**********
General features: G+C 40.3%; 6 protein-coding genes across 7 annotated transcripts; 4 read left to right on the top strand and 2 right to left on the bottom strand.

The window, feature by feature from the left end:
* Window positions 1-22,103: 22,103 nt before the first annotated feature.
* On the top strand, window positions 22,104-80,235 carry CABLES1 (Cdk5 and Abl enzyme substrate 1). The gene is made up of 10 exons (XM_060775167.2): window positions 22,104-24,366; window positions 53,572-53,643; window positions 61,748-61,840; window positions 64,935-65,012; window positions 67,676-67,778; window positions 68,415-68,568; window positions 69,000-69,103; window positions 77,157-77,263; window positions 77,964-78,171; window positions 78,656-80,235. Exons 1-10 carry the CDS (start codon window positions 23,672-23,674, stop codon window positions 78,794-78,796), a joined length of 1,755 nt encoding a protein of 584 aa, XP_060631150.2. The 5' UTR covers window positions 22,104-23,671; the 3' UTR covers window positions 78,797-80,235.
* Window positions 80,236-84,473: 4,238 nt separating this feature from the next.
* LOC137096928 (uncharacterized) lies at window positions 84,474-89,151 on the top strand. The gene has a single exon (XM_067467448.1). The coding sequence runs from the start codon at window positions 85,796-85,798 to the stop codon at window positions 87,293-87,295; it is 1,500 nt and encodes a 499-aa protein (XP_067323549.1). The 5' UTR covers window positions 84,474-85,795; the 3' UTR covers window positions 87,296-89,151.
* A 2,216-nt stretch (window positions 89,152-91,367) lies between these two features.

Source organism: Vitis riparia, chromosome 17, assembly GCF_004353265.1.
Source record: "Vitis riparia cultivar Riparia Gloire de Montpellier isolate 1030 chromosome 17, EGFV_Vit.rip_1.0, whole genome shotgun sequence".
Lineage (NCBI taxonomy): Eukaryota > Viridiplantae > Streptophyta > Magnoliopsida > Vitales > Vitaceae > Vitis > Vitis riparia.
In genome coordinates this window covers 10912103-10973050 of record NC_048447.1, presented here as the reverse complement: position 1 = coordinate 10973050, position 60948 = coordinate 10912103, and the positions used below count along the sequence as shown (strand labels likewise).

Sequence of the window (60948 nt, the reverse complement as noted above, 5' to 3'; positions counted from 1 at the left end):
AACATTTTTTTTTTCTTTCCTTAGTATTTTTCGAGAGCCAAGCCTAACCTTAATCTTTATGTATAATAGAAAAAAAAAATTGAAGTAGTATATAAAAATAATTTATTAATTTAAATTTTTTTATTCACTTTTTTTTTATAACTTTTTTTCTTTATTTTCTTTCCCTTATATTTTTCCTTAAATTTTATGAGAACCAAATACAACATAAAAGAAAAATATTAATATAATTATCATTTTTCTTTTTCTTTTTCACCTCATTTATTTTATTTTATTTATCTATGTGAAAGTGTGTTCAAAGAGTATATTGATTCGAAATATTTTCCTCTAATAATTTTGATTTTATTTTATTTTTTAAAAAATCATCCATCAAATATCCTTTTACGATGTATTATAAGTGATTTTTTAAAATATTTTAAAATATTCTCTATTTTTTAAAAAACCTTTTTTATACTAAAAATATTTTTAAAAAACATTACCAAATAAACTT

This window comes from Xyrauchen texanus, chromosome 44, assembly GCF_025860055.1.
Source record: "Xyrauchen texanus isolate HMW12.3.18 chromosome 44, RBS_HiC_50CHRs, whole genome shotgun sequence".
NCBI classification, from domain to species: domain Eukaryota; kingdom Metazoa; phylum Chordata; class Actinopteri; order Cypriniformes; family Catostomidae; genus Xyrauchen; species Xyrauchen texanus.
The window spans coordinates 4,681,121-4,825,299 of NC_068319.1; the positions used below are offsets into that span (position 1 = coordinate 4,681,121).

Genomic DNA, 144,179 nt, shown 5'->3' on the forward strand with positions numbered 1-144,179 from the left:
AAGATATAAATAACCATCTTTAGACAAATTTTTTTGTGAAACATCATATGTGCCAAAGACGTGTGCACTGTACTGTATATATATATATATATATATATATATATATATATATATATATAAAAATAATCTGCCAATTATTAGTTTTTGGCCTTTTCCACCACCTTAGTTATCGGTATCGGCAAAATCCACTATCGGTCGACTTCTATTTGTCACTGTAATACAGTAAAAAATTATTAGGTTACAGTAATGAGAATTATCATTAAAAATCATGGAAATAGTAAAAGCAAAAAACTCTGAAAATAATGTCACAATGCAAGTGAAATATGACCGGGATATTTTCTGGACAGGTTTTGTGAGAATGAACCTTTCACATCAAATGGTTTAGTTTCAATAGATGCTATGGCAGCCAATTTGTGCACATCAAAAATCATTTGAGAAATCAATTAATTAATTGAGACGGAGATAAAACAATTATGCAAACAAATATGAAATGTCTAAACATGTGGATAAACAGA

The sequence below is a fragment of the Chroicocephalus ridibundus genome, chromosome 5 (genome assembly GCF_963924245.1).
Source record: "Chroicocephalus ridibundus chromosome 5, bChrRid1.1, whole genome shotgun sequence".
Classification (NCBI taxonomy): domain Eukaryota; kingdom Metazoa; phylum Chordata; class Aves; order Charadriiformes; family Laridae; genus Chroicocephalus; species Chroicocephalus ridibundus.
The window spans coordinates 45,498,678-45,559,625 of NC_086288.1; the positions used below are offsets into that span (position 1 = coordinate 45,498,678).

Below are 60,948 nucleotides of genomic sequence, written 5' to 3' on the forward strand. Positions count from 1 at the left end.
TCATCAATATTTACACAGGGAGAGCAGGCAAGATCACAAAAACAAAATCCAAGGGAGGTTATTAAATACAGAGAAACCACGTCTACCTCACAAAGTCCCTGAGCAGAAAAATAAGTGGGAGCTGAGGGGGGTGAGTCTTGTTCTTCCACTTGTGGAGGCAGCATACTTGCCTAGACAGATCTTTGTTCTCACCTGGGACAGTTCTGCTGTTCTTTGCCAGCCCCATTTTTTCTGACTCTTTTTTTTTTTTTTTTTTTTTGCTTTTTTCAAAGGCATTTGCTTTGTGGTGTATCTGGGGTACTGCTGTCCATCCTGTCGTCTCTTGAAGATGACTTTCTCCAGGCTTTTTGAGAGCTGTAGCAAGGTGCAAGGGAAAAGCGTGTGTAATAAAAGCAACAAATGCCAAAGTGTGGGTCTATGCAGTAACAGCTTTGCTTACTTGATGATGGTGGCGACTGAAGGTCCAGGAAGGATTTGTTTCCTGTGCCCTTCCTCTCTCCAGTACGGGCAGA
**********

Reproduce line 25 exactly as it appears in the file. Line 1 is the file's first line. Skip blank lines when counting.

TCATCAATATTTACACAGGGAGAGCAGGCAAGATCACAAAAACAAAATCCAAGGGAGGTTATTAAATACAGAGAAACCACGTCTACCTCACAAAGTCCCTGAGCAGAAAAATAAGTGGGAGCTGAGGGGGGTGAGTCTTGTTCTTCCACTTGTGGAGGCAGCATACTTGCCTAGACAGATCTTTGTTCTCACCTGGGACAGTTCTGCTGTTCTTTGCCAGCCCCATTTTTTCTGACTCTTTTTTTTTTTTTTTTTTTTTGCTTTTTTCAAAGGCATTTGCTTTGTGGTGTATCTGGGGTACTGCTGTCCATCCTGTCGTCTCTTGAAGATGACTTTCTCCAGGCTTTTTGAGAGCTGTAGCAAGGTGCAAGGGAAAAGCGTGTGTAATAAAAGCAACAAATGCCAAAGTGTGGGTCTATGCAGTAACAGCTTTGCTTACTTGATGATGGTGGCGACTGAAGGTCCAGGAAGGATTTGTTTCCTGTGCCCTTCCTCTCTCCAGTACGGGCAGA